My rating: 4 of 5 stars
It’s probably worrying that on some base level I often seem to identify with, or even idolise, many of the near sociopathic characters I come across in media and literary fiction. If I hadn’t recently murdered my psychiatrist in cold blood, it’s probably something I’d bring up with her in our next session, but hell, that’s the way the cookie crumbles.
What’s interesting about ‘The Stranger’ by Albert Camus (translated from French into English by Matthew Ward) is sheer intrigue of becoming emotionally invested in a character who is seemingly unable to become emotionally invested in anything. The story begins with our protagonist, Meursault, learning of the death of his mother (to which he seems strangely indifferent and perhaps even mildly annoyed). I began reading under the assumption that maybe Camus is trying to convey Meursault as being in some kind of latent emotional shock at the passing of his Maman, and that perhaps his true feelings would become clearer as the story progressed.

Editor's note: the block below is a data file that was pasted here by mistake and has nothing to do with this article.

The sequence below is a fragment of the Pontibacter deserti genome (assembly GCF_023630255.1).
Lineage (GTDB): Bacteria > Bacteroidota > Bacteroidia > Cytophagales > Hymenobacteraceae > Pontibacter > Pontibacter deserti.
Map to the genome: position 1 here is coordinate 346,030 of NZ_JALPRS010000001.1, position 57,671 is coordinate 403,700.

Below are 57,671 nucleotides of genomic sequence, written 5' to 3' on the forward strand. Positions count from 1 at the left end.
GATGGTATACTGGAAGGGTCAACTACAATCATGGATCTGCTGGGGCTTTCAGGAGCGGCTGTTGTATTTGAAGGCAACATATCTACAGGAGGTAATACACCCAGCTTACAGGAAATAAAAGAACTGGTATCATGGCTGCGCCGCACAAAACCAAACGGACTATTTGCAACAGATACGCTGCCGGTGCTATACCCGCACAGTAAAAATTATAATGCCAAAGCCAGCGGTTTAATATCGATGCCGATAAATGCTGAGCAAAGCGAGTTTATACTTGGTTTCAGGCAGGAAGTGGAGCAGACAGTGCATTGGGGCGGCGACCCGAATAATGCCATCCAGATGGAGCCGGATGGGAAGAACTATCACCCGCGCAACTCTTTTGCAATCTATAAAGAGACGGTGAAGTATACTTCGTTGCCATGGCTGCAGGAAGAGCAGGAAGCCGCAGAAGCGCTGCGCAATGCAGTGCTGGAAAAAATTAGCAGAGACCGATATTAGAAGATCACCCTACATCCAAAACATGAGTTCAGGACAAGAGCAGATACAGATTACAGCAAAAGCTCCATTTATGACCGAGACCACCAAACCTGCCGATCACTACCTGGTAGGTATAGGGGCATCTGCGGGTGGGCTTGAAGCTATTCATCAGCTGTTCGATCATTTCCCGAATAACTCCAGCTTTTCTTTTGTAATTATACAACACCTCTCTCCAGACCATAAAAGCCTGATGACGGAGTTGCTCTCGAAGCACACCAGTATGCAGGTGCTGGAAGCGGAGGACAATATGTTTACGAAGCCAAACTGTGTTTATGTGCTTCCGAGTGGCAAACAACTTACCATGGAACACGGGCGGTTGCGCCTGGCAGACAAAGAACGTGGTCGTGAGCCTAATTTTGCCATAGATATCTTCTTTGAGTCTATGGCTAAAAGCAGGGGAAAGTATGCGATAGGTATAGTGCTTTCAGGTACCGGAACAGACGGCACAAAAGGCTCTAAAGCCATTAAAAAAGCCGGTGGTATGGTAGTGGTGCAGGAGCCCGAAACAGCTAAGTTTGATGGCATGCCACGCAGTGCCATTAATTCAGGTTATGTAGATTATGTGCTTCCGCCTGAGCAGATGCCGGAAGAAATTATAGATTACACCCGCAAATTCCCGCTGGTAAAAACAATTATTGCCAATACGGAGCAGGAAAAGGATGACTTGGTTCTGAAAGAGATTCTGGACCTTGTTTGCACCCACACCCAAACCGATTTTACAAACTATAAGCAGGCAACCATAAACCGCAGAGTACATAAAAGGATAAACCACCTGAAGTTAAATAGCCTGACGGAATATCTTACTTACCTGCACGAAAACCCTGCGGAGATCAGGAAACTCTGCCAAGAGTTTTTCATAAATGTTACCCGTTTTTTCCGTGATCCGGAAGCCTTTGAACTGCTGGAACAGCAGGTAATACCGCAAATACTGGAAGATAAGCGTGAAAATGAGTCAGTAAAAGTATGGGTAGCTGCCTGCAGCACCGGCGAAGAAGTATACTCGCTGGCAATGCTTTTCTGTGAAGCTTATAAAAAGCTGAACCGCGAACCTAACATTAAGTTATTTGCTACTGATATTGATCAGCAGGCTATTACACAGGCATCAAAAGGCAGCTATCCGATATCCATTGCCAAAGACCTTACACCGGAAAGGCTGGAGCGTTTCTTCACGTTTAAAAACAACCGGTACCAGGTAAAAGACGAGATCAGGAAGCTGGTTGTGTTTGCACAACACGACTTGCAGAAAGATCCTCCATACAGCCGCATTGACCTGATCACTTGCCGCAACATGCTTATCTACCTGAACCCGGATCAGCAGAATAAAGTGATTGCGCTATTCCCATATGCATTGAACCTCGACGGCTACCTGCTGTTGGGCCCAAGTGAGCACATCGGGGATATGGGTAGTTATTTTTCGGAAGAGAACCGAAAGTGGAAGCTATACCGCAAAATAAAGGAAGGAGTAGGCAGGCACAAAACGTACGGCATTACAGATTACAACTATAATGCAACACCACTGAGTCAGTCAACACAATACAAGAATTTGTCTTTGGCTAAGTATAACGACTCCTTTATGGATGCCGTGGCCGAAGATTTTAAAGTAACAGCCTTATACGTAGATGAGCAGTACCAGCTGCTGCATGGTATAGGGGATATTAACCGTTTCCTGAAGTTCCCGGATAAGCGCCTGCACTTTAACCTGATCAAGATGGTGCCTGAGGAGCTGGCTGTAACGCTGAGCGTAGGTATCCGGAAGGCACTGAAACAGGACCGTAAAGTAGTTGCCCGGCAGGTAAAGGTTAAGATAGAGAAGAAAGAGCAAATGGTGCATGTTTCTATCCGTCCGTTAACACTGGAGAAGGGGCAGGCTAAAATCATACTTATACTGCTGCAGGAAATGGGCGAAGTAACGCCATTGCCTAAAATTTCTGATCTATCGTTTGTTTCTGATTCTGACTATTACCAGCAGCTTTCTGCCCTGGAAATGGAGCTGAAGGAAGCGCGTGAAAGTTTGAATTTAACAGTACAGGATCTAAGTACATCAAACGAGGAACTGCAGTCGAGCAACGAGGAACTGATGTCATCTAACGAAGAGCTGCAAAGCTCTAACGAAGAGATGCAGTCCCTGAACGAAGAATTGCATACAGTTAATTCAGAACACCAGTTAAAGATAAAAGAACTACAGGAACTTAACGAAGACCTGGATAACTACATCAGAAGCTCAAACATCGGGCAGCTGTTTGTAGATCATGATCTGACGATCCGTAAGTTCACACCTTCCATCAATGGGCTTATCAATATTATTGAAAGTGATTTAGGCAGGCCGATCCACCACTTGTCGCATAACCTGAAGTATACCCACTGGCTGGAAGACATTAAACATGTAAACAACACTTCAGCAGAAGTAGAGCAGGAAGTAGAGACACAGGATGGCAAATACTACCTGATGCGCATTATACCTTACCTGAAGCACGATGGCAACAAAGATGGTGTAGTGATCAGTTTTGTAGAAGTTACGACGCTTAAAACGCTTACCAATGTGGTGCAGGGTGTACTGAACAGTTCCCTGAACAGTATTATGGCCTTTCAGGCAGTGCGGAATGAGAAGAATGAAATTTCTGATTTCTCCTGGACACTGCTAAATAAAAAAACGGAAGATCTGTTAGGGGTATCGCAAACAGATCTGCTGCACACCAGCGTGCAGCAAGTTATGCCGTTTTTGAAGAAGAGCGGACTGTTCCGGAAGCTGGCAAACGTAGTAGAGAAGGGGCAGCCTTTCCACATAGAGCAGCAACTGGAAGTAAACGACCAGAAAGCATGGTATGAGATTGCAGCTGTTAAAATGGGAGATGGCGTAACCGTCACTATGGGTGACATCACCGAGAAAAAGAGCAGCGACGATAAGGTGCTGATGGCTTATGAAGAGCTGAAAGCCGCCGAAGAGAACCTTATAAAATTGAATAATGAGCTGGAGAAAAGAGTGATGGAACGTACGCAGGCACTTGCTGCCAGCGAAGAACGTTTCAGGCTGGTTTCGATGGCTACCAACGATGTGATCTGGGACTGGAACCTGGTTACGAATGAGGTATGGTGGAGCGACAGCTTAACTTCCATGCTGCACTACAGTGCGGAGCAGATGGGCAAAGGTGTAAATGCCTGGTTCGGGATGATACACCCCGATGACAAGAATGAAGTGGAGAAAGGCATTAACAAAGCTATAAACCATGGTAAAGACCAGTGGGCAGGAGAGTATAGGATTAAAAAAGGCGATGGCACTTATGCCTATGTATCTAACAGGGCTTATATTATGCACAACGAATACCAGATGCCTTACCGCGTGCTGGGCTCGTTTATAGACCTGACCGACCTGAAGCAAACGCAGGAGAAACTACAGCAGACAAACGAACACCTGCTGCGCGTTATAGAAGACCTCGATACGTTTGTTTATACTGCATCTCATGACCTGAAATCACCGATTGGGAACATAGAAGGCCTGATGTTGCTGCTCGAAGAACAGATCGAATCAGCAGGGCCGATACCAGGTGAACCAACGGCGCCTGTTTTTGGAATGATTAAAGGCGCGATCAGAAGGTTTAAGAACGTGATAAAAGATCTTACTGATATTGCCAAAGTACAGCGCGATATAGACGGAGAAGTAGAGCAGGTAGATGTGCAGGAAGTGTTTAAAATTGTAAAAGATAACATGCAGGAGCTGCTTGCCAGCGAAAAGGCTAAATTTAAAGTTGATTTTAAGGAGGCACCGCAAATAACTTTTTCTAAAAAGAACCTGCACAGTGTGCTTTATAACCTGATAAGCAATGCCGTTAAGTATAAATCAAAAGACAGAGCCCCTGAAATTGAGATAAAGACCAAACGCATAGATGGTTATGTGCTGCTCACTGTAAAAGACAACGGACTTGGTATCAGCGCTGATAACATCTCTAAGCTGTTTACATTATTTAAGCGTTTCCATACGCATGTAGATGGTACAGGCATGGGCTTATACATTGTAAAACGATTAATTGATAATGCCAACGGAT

If I’m honest, I really had no idea what this book was about when I went into it, and I’m glad I didn’t because it might have sullied what was an incredible plot twist at just under half way through the novel. A plot twist which took my by such surprise that, for me at least, it completely changed the tone of the book in every way. What begins as a simple story of a man embarking on new relationships after the passing of his mother, soon unfolds into a tale of crime, punishment and an analysis of personal morality.
I was already enjoying the book, but with a simple dash of murder, I found myself unable to put it down. Meursaults inner narrative is so cold and haunting that it’s almost beautiful. You find yourself entangled in the sheer confusion of a character who either can’t understand, or doesn’t care about the social ramifications of his actions. Meursault is a man who doesn’t morally view the world in the same light as mainstream society, and his thoughts are compelling and brilliantly written right up until the final page. It’s a fantastic read, and highly recommended.